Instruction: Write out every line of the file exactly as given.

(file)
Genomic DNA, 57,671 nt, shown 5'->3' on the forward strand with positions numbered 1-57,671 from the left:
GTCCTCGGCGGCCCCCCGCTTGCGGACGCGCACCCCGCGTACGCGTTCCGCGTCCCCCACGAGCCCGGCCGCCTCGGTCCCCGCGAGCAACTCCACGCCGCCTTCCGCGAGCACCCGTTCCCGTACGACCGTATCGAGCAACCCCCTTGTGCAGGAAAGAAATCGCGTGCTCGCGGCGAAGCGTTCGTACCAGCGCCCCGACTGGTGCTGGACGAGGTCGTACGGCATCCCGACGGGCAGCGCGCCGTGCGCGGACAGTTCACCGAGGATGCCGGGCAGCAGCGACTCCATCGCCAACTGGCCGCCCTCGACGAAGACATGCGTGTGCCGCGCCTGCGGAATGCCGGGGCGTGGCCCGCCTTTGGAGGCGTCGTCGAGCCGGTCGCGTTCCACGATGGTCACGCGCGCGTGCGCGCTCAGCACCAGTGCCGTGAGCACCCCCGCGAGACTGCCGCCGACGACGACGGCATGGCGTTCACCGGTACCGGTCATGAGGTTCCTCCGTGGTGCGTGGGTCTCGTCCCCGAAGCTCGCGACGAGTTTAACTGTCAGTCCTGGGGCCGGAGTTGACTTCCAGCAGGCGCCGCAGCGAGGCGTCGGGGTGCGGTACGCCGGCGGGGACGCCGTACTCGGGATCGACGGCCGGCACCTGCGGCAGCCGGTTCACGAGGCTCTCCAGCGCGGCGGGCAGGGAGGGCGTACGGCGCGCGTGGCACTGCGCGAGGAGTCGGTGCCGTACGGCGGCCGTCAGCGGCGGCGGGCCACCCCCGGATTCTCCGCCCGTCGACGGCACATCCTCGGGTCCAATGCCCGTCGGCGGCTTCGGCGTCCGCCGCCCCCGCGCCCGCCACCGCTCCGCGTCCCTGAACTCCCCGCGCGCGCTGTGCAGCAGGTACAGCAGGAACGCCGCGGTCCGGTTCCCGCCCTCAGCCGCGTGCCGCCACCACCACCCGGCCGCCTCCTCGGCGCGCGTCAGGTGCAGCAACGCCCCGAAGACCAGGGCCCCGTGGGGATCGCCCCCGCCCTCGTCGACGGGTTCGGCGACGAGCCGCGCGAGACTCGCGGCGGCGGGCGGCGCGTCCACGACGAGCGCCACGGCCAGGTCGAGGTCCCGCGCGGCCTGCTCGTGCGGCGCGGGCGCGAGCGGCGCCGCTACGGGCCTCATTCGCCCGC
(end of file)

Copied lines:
Genomic DNA, 57,671 nt, shown 5'->3' on the forward strand with positions numbered 1-57,671 from the left:
GTCCTCGGCGGCCCCCCGCTTGCGGACGCGCACCCCGCGTACGCGTTCCGCGTCCCCCACGAGCCCGGCCGCCTCGGTCCCCGCGAGCAACTCCACGCCGCCTTCCGCGAGCACCCGTTCCCGTACGACCGTATCGAGCAACCCCCTTGTGCAGGAAAGAAATCGCGTGCTCGCGGCGAAGCGTTCGTACCAGCGCCCCGACTGGTGCTGGACGAGGTCGTACGGCATCCCGACGGGCAGCGCGCCGTGCGCGGACAGTTCACCGAGGATGCCGGGCAGCAGCGACTCCATCGCCAACTGGCCGCCCTCGACGAAGACATGCGTGTGCCGCGCCTGCGGAATGCCGGGGCGTGGCCCGCCTTTGGAGGCGTCGTCGAGCCGGTCGCGTTCCACGATGGTCACGCGCGCGTGCGCGCTCAGCACCAGTGCCGTGAGCACCCCCGCGAGACTGCCGCCGACGACGACGGCATGGCGTTCACCGGTACCGGTCATGAGGTTCCTCCGTGGTGCGTGGGTCTCGTCCCCGAAGCTCGCGACGAGTTTAACTGTCAGTCCTGGGGCCGGAGTTGACTTCCAGCAGGCGCCGCAGCGAGGCGTCGGGGTGCGGTACGCCGGCGGGGACGCCGTACTCGGGATCGACGGCCGGCACCTGCGGCAGCCGGTTCACGAGGCTCTCCAGCGCGGCGGGCAGGGAGGGCGTACGGCGCGCGTGGCACTGCGCGAGGAGTCGGTGCCGTACGGCGGCCGTCAGCGGCGGCGGGCCACCCCCGGATTCTCCGCCCGTCGACGGCACATCCTCGGGTCCAATGCCCGTCGGCGGCTTCGGCGTCCGCCGCCCCCGCGCCCGCCACCGCTCCGCGTCCCTGAACTCCCCGCGCGCGCTGTGCAGCAGGTACAGCAGGAACGCCGCGGTCCGGTTCCCGCCCTCAGCCGCGTGCCGCCACCACCACCCGGCCGCCTCCTCGGCGCGCGTCAGGTGCAGCAACGCCCCGAAGACCAGGGCCCCGTGGGGATCGCCCCCGCCCTCGTCGACGGGTTCGGCGACGAGCCGCGCGAGACTCGCGGCGGCGGGCGGCGCGTCCACGACGAGCGCCACGGCCAGGTCGAGGTCCCGCGCGGCCTGCTCGTGCGGCGCGGGCGCGAGCGGCGCCGCTACGGGCCTCATTCGCCCGC